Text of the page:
Why Are Investors So Worried About A Stronger US Dollar?
Investors are starting to worry about a stronger US dollar—despite reassurances from policymakers that interest rates will remain low for some time.
Stocks have depended on a weak dollar to stage a 60 percent rally off their 2009 lows, and investors view a disruption in that trend as poison to equity prices. Commodities—especially gold—have also seen a boom this year as the weaker dollar made those investments more attractive.
The US currency began rebounding Friday after the government reported that job losses were much smaller than expected in November. The prospect that the economy was stronger than many thought fueled speculation that the Federal Reserve could start raising interest rates ahead of schedule, making the dollar a more attractive investment—and making stocks and commodities less valuable.
But Federal Reserve Chairman Ben Bernanke appeared to squash the rate speculation on Monday, saying the US economic recovery remained tentative so that rates will remain low for an "extended period."
The dollar did, in fact, fall back from its recent rally after Bernanke's comments. But investors are already looking ahead—and worrying about what a stronger dollar will do to their portfolios.
"There has become an almost bizarre inverse relationship between the dollar and the stock market," says Uri Landesman, head of global growth strategies at ING Investment Management in New York. "If the dollar index rises the market falls. It kind of concerns me because the dollar is pretty technically oversold. You need the dollar to stabilize at some point."
The probability of a stronger dollar pressuring stocks raises another issue beginning to vex investors: When will stocks and the dollar be able to rise together, as they traditionally have done?
"In the US it was fascinating to see the stock market's reaction to the employment data on Friday," David Rosenberg, economist at Gluskin Sheff, wrote in an analysis Monday. "The markets couldn't handle the good economic news very well ... Indeed, this was the second outside reversal session in a row, and leadership is beginning to falter."
Peter Tanous, president of Lynx Investment Advisory in Washington, D.C., sees the market's lack of enthusiasm over the jobs number as indicative that investors already have priced in positive news and now could begin worrying about the remnants of the financial system collapse. The recent credit crisis in Dubai, for instance, was largely considered an aftershock from the global financial collapse.
In the US, burgeoning deficits combined with a threat of inflation as the dollar rebounds could cloud the horizon ahead, Tanous said.
"The market is becoming impervious to good news as it starts to focus on some of the problems down the road. The commercial real estate debacle is going to start hitting us and that could be really ugly," he said. "The takeaway is the market may be shifting its focus from the good news and towards the potential bad news down the road that could have an effect on stocks."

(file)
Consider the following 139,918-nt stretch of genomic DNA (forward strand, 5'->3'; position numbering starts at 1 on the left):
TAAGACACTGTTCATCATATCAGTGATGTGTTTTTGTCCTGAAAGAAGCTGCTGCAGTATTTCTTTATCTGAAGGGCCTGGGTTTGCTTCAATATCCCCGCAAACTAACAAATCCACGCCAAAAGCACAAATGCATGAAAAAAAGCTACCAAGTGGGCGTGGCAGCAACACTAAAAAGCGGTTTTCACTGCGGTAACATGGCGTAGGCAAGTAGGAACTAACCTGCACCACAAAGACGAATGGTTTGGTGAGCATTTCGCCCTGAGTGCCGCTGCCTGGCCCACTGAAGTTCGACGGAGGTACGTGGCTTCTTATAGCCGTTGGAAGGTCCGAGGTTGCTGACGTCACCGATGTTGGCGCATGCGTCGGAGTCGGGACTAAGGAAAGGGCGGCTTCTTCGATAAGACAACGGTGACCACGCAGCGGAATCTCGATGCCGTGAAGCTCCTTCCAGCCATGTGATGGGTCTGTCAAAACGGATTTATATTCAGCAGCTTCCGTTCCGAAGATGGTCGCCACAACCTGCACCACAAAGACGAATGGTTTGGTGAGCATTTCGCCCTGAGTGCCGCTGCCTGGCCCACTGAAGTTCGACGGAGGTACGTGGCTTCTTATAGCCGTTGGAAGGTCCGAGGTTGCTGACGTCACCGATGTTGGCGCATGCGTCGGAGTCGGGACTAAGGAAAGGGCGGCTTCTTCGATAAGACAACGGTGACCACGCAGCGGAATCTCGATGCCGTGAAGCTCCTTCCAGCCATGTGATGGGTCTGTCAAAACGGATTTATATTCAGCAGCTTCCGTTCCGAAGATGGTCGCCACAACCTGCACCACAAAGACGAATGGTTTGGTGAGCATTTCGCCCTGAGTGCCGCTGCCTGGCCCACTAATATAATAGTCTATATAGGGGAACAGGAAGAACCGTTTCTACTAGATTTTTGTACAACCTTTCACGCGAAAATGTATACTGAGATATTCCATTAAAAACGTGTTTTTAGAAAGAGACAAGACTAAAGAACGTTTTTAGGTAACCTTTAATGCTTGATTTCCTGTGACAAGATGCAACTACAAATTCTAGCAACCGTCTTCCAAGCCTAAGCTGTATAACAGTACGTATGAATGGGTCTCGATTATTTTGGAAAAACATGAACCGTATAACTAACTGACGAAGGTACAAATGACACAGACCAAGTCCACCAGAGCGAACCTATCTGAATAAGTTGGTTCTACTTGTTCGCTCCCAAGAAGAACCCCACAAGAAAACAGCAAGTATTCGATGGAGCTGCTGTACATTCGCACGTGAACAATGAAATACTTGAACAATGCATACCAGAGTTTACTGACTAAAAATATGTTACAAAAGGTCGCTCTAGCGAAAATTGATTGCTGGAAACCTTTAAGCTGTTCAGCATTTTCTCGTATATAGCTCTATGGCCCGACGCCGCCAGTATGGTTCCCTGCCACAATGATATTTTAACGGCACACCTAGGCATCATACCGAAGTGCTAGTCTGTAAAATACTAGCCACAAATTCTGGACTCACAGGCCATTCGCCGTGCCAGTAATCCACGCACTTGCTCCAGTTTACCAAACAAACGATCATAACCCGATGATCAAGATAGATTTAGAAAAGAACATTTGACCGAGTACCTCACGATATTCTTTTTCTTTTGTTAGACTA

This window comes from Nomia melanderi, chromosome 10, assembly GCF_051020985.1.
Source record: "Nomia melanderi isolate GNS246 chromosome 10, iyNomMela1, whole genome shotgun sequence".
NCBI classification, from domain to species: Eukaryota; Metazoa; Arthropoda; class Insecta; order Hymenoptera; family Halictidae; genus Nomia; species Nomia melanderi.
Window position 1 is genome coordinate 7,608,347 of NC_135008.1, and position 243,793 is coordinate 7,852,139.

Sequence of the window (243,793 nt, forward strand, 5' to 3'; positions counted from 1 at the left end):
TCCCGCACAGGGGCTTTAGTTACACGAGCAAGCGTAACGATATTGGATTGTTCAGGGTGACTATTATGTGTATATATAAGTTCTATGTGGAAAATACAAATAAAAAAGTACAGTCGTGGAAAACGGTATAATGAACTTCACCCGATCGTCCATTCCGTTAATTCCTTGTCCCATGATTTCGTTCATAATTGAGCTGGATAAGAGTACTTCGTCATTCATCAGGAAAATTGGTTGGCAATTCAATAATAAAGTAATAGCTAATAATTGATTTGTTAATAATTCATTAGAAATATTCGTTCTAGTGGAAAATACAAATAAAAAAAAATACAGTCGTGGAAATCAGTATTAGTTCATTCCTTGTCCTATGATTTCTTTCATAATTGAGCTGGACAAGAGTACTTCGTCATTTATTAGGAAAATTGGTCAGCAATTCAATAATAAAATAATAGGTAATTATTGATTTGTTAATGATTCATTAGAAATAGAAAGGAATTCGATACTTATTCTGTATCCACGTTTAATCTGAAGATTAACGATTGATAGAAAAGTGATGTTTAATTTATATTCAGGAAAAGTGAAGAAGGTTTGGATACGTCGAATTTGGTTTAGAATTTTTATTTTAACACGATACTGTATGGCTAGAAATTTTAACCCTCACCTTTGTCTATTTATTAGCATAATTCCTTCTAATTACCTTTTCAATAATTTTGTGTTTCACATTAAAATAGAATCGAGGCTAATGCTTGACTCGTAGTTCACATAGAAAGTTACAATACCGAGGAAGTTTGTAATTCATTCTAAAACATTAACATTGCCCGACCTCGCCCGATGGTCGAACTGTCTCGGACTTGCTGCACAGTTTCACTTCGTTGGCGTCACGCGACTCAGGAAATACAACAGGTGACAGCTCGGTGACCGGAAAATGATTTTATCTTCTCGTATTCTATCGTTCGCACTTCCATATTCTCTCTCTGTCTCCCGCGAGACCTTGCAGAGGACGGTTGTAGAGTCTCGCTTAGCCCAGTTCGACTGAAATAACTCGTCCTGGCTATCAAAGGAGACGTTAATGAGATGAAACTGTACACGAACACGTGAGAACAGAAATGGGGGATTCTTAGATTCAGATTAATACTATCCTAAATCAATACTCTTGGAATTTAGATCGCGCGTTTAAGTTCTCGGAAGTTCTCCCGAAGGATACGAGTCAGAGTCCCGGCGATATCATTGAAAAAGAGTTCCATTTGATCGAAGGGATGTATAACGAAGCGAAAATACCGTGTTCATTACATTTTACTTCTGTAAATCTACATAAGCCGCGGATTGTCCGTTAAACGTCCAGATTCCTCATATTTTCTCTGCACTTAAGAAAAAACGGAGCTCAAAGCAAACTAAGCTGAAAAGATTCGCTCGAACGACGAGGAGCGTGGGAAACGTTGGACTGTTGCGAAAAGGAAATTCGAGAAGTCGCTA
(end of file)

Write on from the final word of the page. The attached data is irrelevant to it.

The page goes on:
Consequently, investors could dial back on buying stocks while also looking for safe havens such as inflation-protected securities.
Recent trends suggest retail investors are increasingly selling into rallies, and sentiment surveys are showing growing bullish sentiment, generally seen as a contrarian indicator of the market's direction.
"The dumbest thing anybody can do is pick tops and bottoms because you're always wrong," Tanous says. "Instead of trying to pick a top we look at every portfolio for risk. Inevitably the biggest risk in any portfolio is the equity."
As the dollar-stocks trend faces an uncertain future, analysts are looking at the dollar index and whether the measure is hitting an inflection point.
The index fell during Bernanke speech after being positive earlier in the day and was near its a key moving average Monday, a point that some see as pivotal for a turnaround. The index slipped as Bernanke spoke, indicating some assurance among investors that the US currency wouldn't move much at least in the short term.
"A stronger dollar should be negative for stocks as the correlation between stocks and the dollar has been negative," Mary Ann Bartels, analyst at Bank of America-Merrill Lynch, wrote in a note to clients. "The US dollar is challenging the 50-day moving average at 75.68. If this breakout holds the next key level for the dollar is 76.82.
"So the tug of war between the bulls and bears is still on, and will be won on a move to break key levels on the S&P of 1,120 or 1,084."
Should the dollar hold its ground, the market could trade in a range or head lower, some analysts say.
"I'm watching it closely but I don't want to make a conclusion from one day," ING's Landesman says. "If (the market) doesn't rally this week, you're probably going to be range-bound at best for the rest of the year."